San Antonio embraces Saints, hopes for NFL team
SAN ANTONIO -- The line snaked for a quarter mile.
Thousands of football-starved fans were jumping at the chance to buy tickets to see the New Orleans Saints -- and for a chance to show how the nation's eighth-largest city can support an NFL team.
The mayor and business leaders are trying to rally the city to support the Saints, who were forced here when Hurricane Katrina swamped their home city, and prove San Antonio is a major market worthy of the country's No. 1 sport.
"It's unfortunate that it took these circumstance to get these games over here, but it will show San Antonio is ready for a team," said Red McCombs, a San Antonio resident and former owner of the Spurs and the Minnesota Vikings. He's also a longtime friend of Saints owner Tom Benson, who has business and personal ties to San Antonio.
The NFL placed the Saints here for three games at the Alamodome this season, starting with Sunday's matchup with the Buffalo Bills. The Saints will also play four games in Baton Rouge, La.
Little by little, the Alamodome is getting dressed up for the Saints. Team offices occupy much of the space of the lower levels and giants "SAINTS" signs decorate the outside.
"The way we've been treated here so far, knowing that we're going through some things, it's been phenomenal," said Saints wide receiver Joe Horn.
Yet the enthusiastic support doesn't mean it will become the Saints' permanent home or even put San Antonio in position should the Saints or some other team relocate.
Questions remain as to whether this city is too poor and too small for a league that still casts a hopeful eye toward placing a team in a larger markets, particularly Los Angeles.
City leaders are dancing a fine line of wanting to support the Saints while not wanting to appear as if they hope to cash on in New Orleans' misfortune.
"It's improper to talk about trying to bring the team here. New Orleans is a city flat on its back," said Henry Cisneros, a former San Antonio mayor and Clinton administration appointee who remains a prominent city voice. "Then the best way we can show we deserve a team of our own no matter what is to fill the Alamodome three times."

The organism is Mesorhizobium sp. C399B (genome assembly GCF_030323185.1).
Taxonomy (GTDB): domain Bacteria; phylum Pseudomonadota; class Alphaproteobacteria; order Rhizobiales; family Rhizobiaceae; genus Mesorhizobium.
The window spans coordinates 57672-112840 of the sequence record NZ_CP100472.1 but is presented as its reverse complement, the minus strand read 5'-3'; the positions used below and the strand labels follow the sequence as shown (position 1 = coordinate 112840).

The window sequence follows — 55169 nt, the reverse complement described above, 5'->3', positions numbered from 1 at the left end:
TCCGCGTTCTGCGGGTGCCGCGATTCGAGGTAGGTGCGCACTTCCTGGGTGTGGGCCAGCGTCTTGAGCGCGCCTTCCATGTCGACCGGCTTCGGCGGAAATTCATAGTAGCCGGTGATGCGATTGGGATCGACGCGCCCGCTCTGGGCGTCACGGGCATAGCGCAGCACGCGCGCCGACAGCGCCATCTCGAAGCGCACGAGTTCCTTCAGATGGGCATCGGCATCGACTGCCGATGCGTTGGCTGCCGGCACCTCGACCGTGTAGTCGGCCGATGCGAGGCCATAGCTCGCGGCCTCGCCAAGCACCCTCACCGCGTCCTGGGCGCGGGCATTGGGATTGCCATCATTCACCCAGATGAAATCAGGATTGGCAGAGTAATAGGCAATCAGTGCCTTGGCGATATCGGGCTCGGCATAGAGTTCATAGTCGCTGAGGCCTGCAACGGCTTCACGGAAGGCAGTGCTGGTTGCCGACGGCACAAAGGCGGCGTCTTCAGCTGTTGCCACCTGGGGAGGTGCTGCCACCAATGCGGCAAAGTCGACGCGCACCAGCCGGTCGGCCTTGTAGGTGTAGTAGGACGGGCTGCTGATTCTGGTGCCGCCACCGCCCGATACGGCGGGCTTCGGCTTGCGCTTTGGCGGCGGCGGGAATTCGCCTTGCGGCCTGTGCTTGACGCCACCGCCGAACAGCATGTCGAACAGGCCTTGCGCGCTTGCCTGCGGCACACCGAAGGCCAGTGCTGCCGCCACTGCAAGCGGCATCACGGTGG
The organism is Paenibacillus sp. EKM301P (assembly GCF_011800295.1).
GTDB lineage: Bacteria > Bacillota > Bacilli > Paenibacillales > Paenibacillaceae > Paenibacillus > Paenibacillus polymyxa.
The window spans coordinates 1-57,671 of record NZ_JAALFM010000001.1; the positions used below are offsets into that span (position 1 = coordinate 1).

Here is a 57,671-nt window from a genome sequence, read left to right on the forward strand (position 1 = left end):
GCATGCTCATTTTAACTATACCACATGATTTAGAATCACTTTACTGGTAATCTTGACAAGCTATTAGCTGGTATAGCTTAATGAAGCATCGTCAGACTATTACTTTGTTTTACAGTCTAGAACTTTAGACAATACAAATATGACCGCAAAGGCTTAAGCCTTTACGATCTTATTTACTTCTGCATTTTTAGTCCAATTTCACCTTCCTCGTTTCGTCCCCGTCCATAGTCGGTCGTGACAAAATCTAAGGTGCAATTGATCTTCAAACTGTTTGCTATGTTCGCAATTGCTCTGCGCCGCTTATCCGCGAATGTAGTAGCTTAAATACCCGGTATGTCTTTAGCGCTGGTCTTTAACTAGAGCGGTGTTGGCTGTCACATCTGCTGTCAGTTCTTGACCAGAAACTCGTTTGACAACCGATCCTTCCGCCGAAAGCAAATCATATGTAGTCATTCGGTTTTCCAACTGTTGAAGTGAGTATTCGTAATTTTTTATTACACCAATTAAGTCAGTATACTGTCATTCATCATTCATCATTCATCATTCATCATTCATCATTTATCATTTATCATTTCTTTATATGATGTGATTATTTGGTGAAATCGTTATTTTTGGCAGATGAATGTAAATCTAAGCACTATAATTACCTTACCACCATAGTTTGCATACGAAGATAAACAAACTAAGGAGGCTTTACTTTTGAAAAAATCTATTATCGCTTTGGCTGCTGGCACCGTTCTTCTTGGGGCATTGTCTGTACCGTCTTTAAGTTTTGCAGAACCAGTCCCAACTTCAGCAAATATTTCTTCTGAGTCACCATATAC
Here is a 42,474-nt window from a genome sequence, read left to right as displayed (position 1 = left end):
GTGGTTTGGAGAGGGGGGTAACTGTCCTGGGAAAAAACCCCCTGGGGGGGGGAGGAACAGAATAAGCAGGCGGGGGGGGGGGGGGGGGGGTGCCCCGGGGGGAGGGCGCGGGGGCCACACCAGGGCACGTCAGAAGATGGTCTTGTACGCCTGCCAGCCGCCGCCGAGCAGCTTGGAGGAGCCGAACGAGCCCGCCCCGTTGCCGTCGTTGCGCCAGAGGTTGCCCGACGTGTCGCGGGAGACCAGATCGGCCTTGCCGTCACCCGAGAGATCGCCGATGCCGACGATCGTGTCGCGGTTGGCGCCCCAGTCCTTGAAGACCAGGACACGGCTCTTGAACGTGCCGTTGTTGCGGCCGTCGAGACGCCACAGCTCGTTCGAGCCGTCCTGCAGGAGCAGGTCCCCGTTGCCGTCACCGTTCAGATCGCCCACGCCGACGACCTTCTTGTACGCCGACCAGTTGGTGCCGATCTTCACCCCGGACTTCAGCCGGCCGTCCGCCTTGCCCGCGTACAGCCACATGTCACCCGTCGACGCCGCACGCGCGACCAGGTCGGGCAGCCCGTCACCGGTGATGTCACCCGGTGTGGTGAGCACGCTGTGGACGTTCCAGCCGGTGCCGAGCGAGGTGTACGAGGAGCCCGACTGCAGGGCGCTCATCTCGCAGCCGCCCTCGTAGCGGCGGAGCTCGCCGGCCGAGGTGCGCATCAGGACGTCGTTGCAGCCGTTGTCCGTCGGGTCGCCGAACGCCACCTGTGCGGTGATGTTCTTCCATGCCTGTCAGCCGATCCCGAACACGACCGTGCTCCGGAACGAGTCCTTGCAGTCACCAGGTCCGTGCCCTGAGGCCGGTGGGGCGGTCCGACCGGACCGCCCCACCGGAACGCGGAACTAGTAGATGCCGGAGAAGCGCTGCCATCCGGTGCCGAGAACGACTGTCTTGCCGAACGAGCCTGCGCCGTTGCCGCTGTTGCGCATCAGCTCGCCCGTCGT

Although the city sold about 50,000 tickets for the three Saints games that first day, as of Wednesday, more than 12,100 were available for Sunday's game. If the game isn't a sellout, the NFL could institute a local television blackout.
On Tuesday, business leaders and politicians held a news conference to push for a sellout.
"Now is our chance on the national stage to prove to everybody ... we are ready to take that step to the next level," said City Councilman Chip Haass.
San Antonio has flirted with the NFL before.
Hoping to lure an expansion team in the early 1990s, the city built the multipurpose Alamodome. The arena has hosted the NCAA men's and women's basketball Final Four, the annual Alamo Bowl and used to be the home of the NBA's Spurs. The Canadian Football League came. And went. The San Antonio Texans of the CFL played in the Alamodome in 1995.
But the stadium could be a problem for any NFL bid. At about 65,000 for football games, the seating capacity is small by NFL standards. And its 38 luxury boxes are far fewer than the league's newer arenas.
The league rejected San Antonio a decade ago in part because it was considered too poor, said Char Miller, a professor of urban studies at Trinity University in San Antonio.
"We neither had the population or economic base that would support a team," Miller said. "The city didn't have the kind of wealth it needed. It didn't have a large enough middle class to pay the type of prices for NFL tickets ... some of that story has changed."
The city has enjoyed an economic explosion over the last 15 years.
Communications giant SBC is now headquartered in San Antonio, along with four other Fortune 500 companies, giving the city some of corporate spending power necessary to buy sponsorship deals, luxury boxes and stadium naming rights, Miller said.
Yet it still lags behind other cities. According to the Texas State Data Center at the University of Texas-San Antonio, the city's median household income of $39,018 ranks below the statewide mark of $39,745 and well below NFL cities like Dallas ($48,068) and Houston ($44,458).
And while the city ranks in the nation's top 10 in population, the overall metro area ranks 30th. The television market is even smaller.
This is where San Antonio leaders get creative. They argue that Austin, 75 miles to the north, and the exploding population in the Rio Grande Valley would be part of their market.
Austin would bring a wealthier economic base and more potential corporate sponsors like Dell Computer. The Valley region would be home to a rabid fan base that attracts tens of thousands of new residents annually, Miller said.
"You combine the Interstate 35 corridor," Miller said, "and now you're looking at a population that has the spending power."
Yet nothing San Antonio does or says might be enough.
NFL Commissioner Paul Tagliabue seems determined to keep looking at Los Angeles. In a recent interview with The Times-Picayune of New Orleans, he suggested San Antonio is a "small market."
"Ever since we approved the move of the Raiders and the Rams, I've been saying that our goal is to get a team back to L.A., either through expansion or whatever, and we're not going to be moving any teams into small markets," he said. "We're going to be moving up in market size, not either down or flat. That's our goal."
Still, San Antonio Mayor Phil Hardberger remains upbeat.
"We think that we can fill up the Alamodome," he said, "to show the doubters out there what kind of city San Antonio is and that there is great interest in the NFL."
Copyright 2005 by The Associated Press
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